While talking, she missed a turn off and we ended up having to go through the tourist part of the old city of Jaffa, where one needed to pay to get in.
 
"We are still going to get home," Ruth said, "It's just going to cost us ten more shekel."
 
Ruth asked the guard politely if it was possible to drive through the area without paying. "We are not looking to park here-we want to just drive through. I missed the other turn off."
 
He nodded, and said, "O.K. Just this once."
 
Ruth smiled and said. ‘You see some people here can be nice."  
 
 "In Jaffa, I'm not used to all these new buildings on these streets--They weren't here during my childhood days,” Ruth explained.
 
She pointed out a building  that was the old police station, "Look they are tearing it down, to make a hotel...Who needs more hotels here."
 
Yael, Ruth’s daughter, who is a former member of the Knesset told me Ruth regularly used to drive with a pistol in the car -although not anymore.
 
Ruth drove through Tel-Aviv until she stopped to drop by Yael’s apartment. She delivered two sculptures of seagulls from Udi's art show that she bought for her grand daughter for her 41st birthday. I got out there, happy to have arrived safely, and I make my way home.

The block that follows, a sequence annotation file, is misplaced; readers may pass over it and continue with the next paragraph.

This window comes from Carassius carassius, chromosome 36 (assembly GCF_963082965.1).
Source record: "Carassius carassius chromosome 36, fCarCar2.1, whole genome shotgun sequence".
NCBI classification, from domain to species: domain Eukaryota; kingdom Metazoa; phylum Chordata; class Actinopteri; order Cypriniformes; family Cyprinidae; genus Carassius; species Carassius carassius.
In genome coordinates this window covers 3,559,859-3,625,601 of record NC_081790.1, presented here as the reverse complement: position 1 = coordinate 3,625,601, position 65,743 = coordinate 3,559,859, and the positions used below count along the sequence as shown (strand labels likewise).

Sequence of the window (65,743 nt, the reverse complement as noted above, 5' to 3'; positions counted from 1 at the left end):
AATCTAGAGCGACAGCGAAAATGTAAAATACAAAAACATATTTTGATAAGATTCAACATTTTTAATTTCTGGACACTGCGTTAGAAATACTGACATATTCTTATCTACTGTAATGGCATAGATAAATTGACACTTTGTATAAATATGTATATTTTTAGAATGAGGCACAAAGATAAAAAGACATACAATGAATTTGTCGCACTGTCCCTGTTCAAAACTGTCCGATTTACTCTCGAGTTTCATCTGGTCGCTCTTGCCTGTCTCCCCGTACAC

Sadly, both Ruth’s two sons, Udi Dayan ,the sculptor, and Assi Dayan, the famous Israeli actor and filmmaker, predeceased her. When Ruth passed away this year (in February 2021) she was just shy of 104 years old. She  was buried between her two sons on Moshav Nahalal, where she spent the some of the happiest days of her life.
 
Ruth had told me in an earlier interview that her time at Nahalal, where she met and married Moshe Dayan and began a family, “was very significant.”  She arrived in Nahalal in 1934 at age 17 to attend an agricultural college for girls.
 
Ruth had spent her early childhood years in London. On returning to Palestine in 1926, her family moved to Jerusalem where their daily life involved significant interaction with Arabs.
 

“My mother [ who knew Arabic] taught in an Arab kindergarten near Damascus Gate as part of the British education system, and became involved in [setting up] the first Arab-Jewish playground on Mount Zion – it was like a community center,” Ruth recalled. Her parents had “real Arab friends, not just for politics”.
 
“When people think I am with the Arabs… I was born into it from my parents. I remember religious [Arab] schoolmasters coming over for tea. Moussa Husseini came to my house in Rehavia once a week to give me Arab[ic] lessons at home and he didn’t even take money.
 
I never thought this was unusual when I was 15. He was the son of a friend who was one of the headmasters of the schools. He [later] came to Nahalal to see me. This is not done in the Arab world,” she said.
 
“In order to have a country, we were supposed to work the land and not go to university. I was accepted in the Nahalal [agricultural school]... It was the first college for women… with barns, sheep, chicken and cows. We learned about housekeeping, baking bread, making cheese...," Ruth told me